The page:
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What I saw in Kabul?

KABUL: AfPak Media Exchange delegates called on former President Hamid Karzai at his office. Karzai thanked the delegates of the media exchange program and wished for peace in the region.
By Asma Gul
Usually people from across the world shy away from going to conflict-riddled countries. And the reason is obvious. The fear of being landed somewhere in troubles and sometimes even killed. There are too many war-wracked countries. But in my case, it is not Syria, Iraq, Libya or Palestine, but Afghanistan—a country and people that has been witnessing the war for the past plus-three-decades. Unlike those who usually shy away from taking the journey to Afghanistan, I was too excited to visit the country, which is too near, but still far away. In a city like Peshawar, where millions of Afghans live, for most of us Kabul still remains exotic. I started nursing a desire to visit this nearby city.
I could have taken the venture to visit Kabul in a private trip, but perhaps it wouldn’t have been that much exciting, fruitful, informative and mind-shaping as was the third AfPak media exchange program organized by the Equal Access. When we landed in Hamid Karzai International Airport in Kabul, I thought some danger will be lurking just outside the airport but as soon as we left behind the airport, a wide and neat highway and some skyscrapers and lustrous marriage halls by the side of the road welcome us. I was astonished. And all of a sudden the grim pictures I had in mind regarding Kabul disappeared. To watch and read is something totally different than coming to Kabul and seeing the developments you’re your own eye. Though on the way to our lodge, I came across too many beautiful things yet the same time, those poor and pale faces, bristled hair of the beggars still haunt me.
On one side there was astonishing development and changing city while on the other there was poverty quite visible in every square of the city. Those very statuses of poverty tell their own stories of grief and terror and economic disparity. Whenever I have stepped out the confines of the guesthouse not far away from the beautiful Shahr-e-Naw, I came across a multitude of unskilled laborers waiting desperately but with a despondent look on their faces that someone will come and pick them up for construction works. The poor state of these laborers and beggars speak volumes of economic disparity and the widening rich-poor standoff. On one hand, if Kabul has been flooded with latest cars and shops are being built with an exotic touch, on the other hand, poverty makes this city obnoxious as it is flooded with beggars.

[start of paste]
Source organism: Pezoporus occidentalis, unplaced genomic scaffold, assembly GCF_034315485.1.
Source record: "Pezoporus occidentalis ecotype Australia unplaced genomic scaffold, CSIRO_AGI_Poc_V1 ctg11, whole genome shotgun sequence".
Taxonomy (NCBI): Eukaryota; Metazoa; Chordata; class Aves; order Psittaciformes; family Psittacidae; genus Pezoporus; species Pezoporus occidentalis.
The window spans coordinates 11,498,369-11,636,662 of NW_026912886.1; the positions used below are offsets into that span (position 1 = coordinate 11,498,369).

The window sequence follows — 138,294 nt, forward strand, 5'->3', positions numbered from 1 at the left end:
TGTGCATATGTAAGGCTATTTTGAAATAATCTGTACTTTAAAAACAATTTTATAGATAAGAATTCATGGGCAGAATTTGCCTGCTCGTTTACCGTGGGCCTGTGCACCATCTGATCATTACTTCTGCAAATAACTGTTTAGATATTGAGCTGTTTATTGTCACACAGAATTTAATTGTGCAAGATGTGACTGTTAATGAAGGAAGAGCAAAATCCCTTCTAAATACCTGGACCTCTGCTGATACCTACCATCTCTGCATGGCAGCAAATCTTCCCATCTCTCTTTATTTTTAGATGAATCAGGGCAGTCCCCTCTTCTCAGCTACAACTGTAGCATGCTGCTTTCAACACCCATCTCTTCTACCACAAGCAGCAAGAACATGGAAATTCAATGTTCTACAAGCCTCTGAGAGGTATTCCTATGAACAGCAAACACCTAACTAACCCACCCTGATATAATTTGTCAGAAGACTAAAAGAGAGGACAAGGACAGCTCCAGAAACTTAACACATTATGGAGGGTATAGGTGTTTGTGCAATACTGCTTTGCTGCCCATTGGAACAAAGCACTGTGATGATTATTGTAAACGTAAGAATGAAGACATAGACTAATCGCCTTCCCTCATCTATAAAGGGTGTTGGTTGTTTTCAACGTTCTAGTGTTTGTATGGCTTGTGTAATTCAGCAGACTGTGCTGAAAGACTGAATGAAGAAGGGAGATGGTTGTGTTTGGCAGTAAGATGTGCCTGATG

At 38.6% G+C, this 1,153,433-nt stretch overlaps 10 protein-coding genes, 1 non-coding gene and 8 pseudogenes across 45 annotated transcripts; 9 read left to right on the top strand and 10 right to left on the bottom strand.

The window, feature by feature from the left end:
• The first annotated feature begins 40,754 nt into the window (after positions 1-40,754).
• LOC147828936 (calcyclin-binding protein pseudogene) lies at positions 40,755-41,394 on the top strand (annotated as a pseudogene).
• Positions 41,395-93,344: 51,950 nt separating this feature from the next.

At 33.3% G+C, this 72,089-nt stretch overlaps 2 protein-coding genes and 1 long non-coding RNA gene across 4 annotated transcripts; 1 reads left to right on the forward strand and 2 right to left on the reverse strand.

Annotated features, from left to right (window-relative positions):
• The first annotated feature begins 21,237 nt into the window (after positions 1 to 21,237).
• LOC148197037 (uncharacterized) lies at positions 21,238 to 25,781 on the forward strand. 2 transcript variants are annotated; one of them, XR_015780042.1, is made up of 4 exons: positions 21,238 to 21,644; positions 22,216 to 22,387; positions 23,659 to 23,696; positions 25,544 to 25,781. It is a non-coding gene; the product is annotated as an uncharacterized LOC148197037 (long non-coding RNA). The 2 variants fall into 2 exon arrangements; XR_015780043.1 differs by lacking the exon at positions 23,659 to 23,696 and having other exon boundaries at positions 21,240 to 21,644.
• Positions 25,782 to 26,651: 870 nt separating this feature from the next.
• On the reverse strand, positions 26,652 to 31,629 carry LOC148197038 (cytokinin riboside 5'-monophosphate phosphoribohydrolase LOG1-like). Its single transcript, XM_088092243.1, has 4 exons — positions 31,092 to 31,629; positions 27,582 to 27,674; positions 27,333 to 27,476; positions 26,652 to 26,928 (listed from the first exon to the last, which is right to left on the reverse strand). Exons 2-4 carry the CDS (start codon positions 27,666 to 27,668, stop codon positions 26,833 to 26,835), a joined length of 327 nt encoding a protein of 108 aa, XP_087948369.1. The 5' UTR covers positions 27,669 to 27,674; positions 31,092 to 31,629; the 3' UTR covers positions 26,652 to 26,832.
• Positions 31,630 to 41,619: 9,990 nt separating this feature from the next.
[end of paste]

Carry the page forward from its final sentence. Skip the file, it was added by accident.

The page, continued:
New buildings are being built. Kabul has become the world’s fastest changing city of the world, and given that there are no major security problems and the city doesn’t slide back into 90s, soon the city will regain its ancient charm, tranquility and attracting people from across the world. The signs of the war are disappearing from the capital city or you may say there are no signs of the war at all. Yet there is sub-consciously felt fear, which is ubiquitous and being felt not only by those coming from outside but even the natives. Amid this fear, guest houses are being sprawling. The city is growing. What is worth interest is most of the people know speaking Urdu. This is because either they have lived in Pakistan or they learnt it from Indian movies. The people are friendly. By looking at the dresses of the people, one can easily build up a view of how the Pashtuns, Tajiks, Hazaras, Uzbeks and some well-off Afghans, educated in the West, have shaped the city’s culture. The people are open. They are not diplomatic. And they speak their hearts frankly and honestly. Whatever they feel about Pakistan, they speak it out.
Being in Kabul and back in your hometown makes you think that our soils, of course, are parted but not our souls. There is warmth in the air and love on the ground.
Though, there is an array of grievances, some of them not unfounded. And these grievances need to be addressed. The people, we met there make a long list, but meeting with Malala Shinwari, an ex-parliamentarian and a person who visited Taliban’s Qatar Office, a few months back as a part of a 20-member delegation and held informal peace talks with the representatives of the Taliban, provided a window on women’s role in politics and peace talks.
Since the theme of this third media exchange was “women’s empowerment” therefore meeting with women’s change agents was really productive to peep into women’s role in shaping the future of Afghanistan. Shinwari said the Taliban representatives voiced their support, for the first time, for female lawmakers. Another worth mentioning name is Jamila Mujahid, the CEO of The Voice of Afghan Women Radio FM 96.3.
This radio channel is speaks for women’s rights and provides them an opportunity to raise their voices. She briefed us on the history and efforts of the channel for Women Empowerment. The week-long stay in Kabul was enough to make my view regarding Afghanistan. I wish peace must thrive in the AfPak region and the two nations come closer so that our souls are not parted. Visiting Kabul is different than leaving Kabul. Before taking the venture to visit Kabul there is a sense of fear and insecurity, however, when you leave the city, you are reluctant to say good bye.
The writer is a Peshawar-based journalist. She holds a masters degree in journalism and wants to focus on women’s empowerment through media.

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